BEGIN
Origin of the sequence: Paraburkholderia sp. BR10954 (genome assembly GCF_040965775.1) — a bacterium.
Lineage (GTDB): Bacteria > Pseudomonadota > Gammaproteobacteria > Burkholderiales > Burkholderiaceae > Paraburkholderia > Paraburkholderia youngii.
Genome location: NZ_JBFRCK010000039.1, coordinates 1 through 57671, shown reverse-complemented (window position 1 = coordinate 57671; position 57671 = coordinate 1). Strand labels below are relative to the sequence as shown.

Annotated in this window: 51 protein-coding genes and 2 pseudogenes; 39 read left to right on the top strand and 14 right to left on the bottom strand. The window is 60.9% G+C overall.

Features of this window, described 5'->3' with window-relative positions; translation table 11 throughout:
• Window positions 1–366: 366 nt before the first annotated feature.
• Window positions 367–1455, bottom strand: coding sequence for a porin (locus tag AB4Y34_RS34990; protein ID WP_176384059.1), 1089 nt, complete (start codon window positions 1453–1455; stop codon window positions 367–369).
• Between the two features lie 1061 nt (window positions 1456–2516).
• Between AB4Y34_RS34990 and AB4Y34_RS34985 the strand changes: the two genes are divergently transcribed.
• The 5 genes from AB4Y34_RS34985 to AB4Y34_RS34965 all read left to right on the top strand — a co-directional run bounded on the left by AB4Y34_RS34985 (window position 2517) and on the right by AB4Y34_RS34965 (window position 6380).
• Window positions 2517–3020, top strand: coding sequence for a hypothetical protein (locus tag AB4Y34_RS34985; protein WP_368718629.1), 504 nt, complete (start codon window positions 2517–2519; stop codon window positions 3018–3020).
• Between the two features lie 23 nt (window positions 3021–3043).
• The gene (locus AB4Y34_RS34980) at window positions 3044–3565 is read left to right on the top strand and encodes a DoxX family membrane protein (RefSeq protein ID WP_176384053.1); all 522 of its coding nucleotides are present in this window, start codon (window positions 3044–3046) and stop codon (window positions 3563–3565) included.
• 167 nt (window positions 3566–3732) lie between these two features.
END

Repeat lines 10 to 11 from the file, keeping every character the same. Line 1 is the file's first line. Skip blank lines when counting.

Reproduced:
• The 5 genes from AB4Y34_RS34985 to AB4Y34_RS34965 all read left to right on the top strand — a co-directional run bounded on the left by AB4Y34_RS34985 (window position 2517) and on the right by AB4Y34_RS34965 (window position 6380).
• Window positions 2517–3020, top strand: coding sequence for a hypothetical protein (locus tag AB4Y34_RS34985; protein WP_368718629.1), 504 nt, complete (start codon window positions 2517–2519; stop codon window positions 3018–3020).